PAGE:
M Subirade and L Chen. 2008. “Food-protein-derived materials and their use as carriers and delivery systems for active food components.” In Delivery Controlled Release Bioact. Foods Nutraceuticals, Pp. 251–278. Woodhead Publishing Ltd. Abstract
A review illustrates the potential of food protein-based matrixes to serve as carriers for the controlled release of functional food components. It focuses on recent progress in the design, prepn. and evaluation of food-protein-based delivery systems based on hydrogel or micro- and nanoparticles and their potential for the development of innovative functional foods. [on SciFinder(R)]
Dima Libster, Paul Ben Ishai, Abraham Aserin, Gil Shoham, and Nissim. Garti. 2008. “From the Microscopic to the Mesoscopic Properties of Lyotropic Reverse Hexagonal Liquid Crystals.” Langmuir, 24, 5, Pp. 2118–2127. Abstract
The authors aimed to explore a correlation between the microstructural properties of the lyotropic reverse hexagonal phase (HII) of the GMO/tricaprylin/phosphatidylcholine/H2O system and its mesoscopic structure. The mesoscopic organization of discontinuous and anisotropic domains was examd., in the native state, using environmental SEM. The topog. of the HII mesophases was imaged directly in their hydrated state, as a function of aq.-phase concn. and compn., when a proline amino acid was solubilized into the systems as a kosmotropic (water-structure maker) guest mol. The domain structures of several dozen micrometers in size, visualized in the environmental SEM, possess fractal characteristics, indicating a discontinuous and disordered alignment of the corresponding internal H2O rods on the mesoscale. On the microstructural level, SAXS measurements revealed that as H2O content (Cw) increases the characteristic lattice parameter of the mesophases increases as well. Using the H2O concn. as the mass measure of the mixts., a scaling relation between the lattice parameter and the concn. was found to obey a power law whereby the derived fractal dimension was the relevant exponent, confirming the causal link between the microscopic and mesoscopic organizations. The topog. of the HII mesophase is affected by the microstructural parameters and the compn. of the samples. Thermal anal. expts. involving these systems further confirmed that the behavior of H2O underpins both microscopical and mesoscopic features of the systems. Both the swelling of the lattice parameter and the mesoscopic domains is correlated to the bulk H2O concn. in the H2O rods. [on SciFinder(R)]
N Garti. 2008. “The future of controlled release and delivery technologies.” In Delivery Controlled Release Bioact. Foods Nutraceuticals, Pp. 450–464. Woodhead Publishing Ltd. Abstract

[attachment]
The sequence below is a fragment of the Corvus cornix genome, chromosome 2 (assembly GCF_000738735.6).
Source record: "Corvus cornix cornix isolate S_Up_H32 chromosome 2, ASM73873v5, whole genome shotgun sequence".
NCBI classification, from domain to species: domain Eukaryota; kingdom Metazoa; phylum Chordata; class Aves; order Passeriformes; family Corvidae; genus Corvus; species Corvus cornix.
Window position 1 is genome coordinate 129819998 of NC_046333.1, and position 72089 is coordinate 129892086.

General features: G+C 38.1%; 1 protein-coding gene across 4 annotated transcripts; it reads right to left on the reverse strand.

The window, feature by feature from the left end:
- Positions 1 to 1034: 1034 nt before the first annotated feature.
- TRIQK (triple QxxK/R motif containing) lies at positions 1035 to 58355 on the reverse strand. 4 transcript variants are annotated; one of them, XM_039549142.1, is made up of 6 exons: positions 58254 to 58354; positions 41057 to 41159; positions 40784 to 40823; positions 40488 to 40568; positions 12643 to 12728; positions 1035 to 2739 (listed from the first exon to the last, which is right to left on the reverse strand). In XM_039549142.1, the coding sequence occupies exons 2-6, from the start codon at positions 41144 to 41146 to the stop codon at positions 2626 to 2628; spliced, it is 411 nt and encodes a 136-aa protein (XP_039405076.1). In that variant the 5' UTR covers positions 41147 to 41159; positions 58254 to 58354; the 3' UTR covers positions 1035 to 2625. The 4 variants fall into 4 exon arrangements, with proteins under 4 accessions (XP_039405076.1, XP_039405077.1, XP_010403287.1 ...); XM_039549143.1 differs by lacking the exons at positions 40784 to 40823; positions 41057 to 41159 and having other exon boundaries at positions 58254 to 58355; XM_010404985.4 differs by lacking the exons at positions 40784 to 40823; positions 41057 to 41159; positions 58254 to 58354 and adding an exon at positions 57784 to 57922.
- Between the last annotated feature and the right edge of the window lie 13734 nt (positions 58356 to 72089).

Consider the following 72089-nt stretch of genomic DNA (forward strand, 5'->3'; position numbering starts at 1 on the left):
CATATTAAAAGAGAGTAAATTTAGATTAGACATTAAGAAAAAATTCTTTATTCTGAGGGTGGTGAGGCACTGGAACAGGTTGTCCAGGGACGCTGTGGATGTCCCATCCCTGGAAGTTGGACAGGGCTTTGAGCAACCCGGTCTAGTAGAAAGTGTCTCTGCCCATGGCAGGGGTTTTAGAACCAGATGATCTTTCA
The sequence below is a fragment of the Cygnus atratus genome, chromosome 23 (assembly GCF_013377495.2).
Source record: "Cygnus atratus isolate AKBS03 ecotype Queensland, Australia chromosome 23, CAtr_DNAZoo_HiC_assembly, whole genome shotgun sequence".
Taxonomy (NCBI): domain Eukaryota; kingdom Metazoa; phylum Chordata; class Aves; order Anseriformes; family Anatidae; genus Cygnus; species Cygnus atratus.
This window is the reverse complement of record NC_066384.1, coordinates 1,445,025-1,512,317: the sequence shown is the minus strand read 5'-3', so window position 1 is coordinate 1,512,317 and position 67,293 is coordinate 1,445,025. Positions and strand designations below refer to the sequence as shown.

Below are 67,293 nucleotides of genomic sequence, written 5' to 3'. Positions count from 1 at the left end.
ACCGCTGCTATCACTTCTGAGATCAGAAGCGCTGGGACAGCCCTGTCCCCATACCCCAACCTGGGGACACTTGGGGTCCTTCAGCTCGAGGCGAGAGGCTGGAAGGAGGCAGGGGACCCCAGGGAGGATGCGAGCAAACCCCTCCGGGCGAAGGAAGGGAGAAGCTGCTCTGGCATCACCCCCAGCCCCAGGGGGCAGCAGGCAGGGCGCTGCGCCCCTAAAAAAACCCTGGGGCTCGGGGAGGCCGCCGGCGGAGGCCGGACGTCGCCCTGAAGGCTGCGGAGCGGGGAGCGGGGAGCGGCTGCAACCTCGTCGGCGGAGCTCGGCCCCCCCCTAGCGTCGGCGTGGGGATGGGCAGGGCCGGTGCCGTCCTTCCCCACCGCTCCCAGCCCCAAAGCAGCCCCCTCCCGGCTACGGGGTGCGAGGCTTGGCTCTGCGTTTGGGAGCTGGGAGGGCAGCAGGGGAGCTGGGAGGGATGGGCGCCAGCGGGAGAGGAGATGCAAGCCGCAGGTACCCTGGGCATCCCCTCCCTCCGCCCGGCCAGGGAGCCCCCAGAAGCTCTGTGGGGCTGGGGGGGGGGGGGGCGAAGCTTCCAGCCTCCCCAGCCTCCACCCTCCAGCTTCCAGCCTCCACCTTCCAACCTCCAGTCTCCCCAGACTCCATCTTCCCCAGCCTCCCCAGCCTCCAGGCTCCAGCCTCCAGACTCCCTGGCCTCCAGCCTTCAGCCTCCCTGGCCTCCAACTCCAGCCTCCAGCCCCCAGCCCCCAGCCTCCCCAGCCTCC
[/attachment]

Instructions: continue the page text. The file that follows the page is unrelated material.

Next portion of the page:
A review. In some countries health authorities are advising minimizing the use of insol. solid nanoparticles that have been shown to cause some significant damage to the healthy growth of various cells and to decrease the viability of others. However, companies and those dealing with future foods prefer to conc. on delivery methods and technologies and to refrain from using the term nanosized particles. All the technologies will involve utilization of new encapsulation and entrapment of bioactives and other food additives by advanced encapsulation micro- and nanovehicles. [on SciFinder(R)]
Roy E Hoffman, Hilla Arzuan, Chava Pemberton, Abraham Aserin, and Nissim. Garti. 2008. “High-resolution NMR "chromatography" using a liquids spectrometer.” Journal of Magnetic Resonance, 194, 2, Pp. 295–299. Abstract
NMR spectroscopy is an excellent tool for the structural anal. of pure compds. However, for mixts. it performs poorly because of overlapping signals. Diffusion can be used to sep. compds. of widely differing mol. wt. but the amt. of sepn. is usually insufficient. Addn. of a solid medium, analogous to the stationary phase in chromatog., can preferentially slow the diffusion of some components of a mixt. permitting sepn. in the diffusion dimension. However, this would usually require a solid-state NMR spectrometer otherwise the signals would be too broad. Susceptibility matching the solvent to the solid medium yields a spectrum with narrow signals allowing the measurement of a DOSY spectrum with enhanced sepn. in the diffusion dimension. [on SciFinder(R)]
Rachel Lutz, Hagit Pikarek, Abraham Aserin, and Nissim. Garti. 2008. “Hydrocolloids in relation to their emulsification activity - WPI/hydrocolloid complexes.” Foods & Food Ingredients Journal of Japan, 213, 3, Pp. 216–228. Abstract